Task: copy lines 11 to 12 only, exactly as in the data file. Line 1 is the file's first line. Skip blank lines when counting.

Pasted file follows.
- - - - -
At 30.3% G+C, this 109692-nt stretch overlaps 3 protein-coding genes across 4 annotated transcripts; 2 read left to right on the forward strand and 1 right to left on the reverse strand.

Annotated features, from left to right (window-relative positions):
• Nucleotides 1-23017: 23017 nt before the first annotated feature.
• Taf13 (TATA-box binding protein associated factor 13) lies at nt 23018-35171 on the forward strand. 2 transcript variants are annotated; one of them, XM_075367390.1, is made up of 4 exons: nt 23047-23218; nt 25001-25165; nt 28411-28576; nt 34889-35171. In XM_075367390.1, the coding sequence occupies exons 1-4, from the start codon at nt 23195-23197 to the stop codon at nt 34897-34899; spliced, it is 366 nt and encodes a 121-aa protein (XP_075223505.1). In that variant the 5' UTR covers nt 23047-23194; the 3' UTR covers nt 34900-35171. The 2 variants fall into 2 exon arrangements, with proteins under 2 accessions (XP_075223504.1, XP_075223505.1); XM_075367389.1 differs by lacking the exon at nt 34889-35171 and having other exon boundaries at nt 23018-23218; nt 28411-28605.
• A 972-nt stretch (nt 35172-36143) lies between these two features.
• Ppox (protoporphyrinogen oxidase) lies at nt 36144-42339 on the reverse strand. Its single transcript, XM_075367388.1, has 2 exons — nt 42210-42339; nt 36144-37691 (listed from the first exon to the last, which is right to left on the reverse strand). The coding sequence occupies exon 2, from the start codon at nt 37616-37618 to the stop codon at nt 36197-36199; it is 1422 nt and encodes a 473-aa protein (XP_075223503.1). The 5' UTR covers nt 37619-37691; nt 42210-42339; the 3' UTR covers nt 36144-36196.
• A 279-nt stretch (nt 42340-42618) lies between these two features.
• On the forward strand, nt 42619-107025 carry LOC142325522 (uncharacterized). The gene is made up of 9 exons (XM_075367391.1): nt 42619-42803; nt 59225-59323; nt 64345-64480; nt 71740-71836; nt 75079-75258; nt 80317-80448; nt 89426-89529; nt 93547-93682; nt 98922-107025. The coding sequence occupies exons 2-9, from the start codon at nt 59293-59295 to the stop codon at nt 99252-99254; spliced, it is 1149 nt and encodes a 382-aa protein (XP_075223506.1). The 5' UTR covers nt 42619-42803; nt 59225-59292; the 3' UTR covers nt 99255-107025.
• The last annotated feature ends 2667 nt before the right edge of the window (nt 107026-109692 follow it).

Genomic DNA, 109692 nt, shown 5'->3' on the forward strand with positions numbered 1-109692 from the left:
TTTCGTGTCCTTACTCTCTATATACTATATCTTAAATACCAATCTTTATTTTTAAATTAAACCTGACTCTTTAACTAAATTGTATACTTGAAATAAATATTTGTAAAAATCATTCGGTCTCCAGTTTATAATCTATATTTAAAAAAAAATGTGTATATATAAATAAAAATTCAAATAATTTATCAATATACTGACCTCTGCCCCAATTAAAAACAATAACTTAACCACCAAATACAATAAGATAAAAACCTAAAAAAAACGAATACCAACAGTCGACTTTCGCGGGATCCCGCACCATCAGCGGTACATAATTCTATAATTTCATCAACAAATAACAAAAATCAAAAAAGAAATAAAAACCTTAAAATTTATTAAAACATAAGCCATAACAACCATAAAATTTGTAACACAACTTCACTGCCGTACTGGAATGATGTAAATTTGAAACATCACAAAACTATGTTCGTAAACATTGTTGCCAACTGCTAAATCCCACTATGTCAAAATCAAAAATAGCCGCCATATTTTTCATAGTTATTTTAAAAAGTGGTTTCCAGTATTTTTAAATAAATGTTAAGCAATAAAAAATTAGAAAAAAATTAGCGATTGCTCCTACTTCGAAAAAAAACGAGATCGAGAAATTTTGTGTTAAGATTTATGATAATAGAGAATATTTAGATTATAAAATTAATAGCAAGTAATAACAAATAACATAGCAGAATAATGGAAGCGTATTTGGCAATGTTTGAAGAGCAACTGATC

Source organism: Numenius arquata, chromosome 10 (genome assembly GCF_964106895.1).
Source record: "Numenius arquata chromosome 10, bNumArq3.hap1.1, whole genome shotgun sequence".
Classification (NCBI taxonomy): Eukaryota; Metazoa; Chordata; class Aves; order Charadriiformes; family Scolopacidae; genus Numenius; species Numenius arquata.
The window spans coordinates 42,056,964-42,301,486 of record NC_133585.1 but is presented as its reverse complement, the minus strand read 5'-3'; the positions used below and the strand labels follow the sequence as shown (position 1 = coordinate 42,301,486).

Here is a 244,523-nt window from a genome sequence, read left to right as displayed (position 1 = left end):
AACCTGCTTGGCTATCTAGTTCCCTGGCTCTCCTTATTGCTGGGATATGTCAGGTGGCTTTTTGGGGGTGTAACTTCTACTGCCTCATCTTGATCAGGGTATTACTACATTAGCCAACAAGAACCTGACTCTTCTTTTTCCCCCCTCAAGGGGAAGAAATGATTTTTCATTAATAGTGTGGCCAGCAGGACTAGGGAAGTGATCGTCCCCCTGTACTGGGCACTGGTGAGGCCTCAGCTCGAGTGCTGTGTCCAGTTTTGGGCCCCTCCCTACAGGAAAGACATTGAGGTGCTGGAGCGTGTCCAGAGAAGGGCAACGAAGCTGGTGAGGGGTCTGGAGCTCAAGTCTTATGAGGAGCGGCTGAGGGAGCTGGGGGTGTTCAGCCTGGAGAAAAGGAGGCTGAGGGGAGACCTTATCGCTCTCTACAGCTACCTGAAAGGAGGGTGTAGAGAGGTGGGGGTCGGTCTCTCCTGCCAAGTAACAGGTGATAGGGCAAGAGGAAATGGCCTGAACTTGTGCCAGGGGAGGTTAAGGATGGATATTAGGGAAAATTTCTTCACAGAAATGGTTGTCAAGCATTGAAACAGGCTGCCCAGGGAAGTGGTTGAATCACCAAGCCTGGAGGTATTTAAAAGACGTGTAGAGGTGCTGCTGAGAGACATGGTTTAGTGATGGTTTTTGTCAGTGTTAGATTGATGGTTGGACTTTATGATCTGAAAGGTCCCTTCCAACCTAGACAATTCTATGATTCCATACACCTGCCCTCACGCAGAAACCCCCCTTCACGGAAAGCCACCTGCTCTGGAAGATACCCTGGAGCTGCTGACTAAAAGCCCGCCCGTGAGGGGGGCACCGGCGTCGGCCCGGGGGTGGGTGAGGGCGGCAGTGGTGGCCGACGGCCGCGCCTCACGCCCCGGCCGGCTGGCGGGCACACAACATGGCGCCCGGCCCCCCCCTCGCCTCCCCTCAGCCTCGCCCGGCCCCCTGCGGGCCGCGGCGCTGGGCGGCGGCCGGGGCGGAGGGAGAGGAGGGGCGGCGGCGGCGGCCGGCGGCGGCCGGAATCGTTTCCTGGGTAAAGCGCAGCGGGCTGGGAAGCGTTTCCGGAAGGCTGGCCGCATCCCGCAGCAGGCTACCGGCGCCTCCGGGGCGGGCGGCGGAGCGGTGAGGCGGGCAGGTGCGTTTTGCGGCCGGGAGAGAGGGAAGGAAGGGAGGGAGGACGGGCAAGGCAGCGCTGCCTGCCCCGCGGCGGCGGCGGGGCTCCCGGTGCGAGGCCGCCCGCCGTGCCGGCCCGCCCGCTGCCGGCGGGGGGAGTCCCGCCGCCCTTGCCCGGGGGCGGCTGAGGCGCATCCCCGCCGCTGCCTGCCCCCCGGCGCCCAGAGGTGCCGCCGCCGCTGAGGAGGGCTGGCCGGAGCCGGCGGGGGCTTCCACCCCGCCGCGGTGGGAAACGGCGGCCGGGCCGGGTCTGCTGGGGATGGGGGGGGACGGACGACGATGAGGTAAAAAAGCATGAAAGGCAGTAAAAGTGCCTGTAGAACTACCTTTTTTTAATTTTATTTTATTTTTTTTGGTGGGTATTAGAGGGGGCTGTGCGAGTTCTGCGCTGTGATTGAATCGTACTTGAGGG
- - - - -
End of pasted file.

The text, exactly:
TTTCGTGTCCTTACTCTCTATATACTATATCTTAAATACCAATCTTTATTTTTAAATTAAACCTGACTCTTTAACTAAATTGTATACTTGAAATAAATATTTGTAAAAATCATTCGGTCTCCAGTTTATAATCTATATTTAAAAAAAAATGTGTATATATAAATAAAAATTCAAATAATTTATCAATATACTGACCTCTGCCCCAATTAAAAACAATAACTTAACCACCAAATACAATAAGATAAAAACCTAAAAAAAACGAATACCAACAGTCGACTTTCGCGGGATCCCGCACCATCAGCGGTACATAATTCTATAATTTCATCAACAAATAACAAAAATCAAAAAAGAAATAAAAACCTTAAAATTTATTAAAACATAAGCCATAACAACCATAAAATTTGTAACACAACTTCACTGCCGTACTGGAATGATGTAAATTTGAAACATCACAAAACTATGTTCGTAAACATTGTTGCCAACTGCTAAATCCCACTATGTCAAAATCAAAAATAGCCGCCATATTTTTCATAGTTATTTTAAAAAGTGGTTTCCAGTATTTTTAAATAAATGTTAAGCAATAAAAAATTAGAAAAAAATTAGCGATTGCTCCTACTTCGAAAAAAAACGAGATCGAGAAATTTTGTGTTAAGATTTATGATAATAGAGAATATTTAGATTATAAAATTAATAGCAAGTAATAACAAATAACATAGCAGAATAATGGAAGCGTATTTGGCAATGTTTGAAGAGCAACTGATC

Source organism: Numenius arquata, chromosome 10 (genome assembly GCF_964106895.1).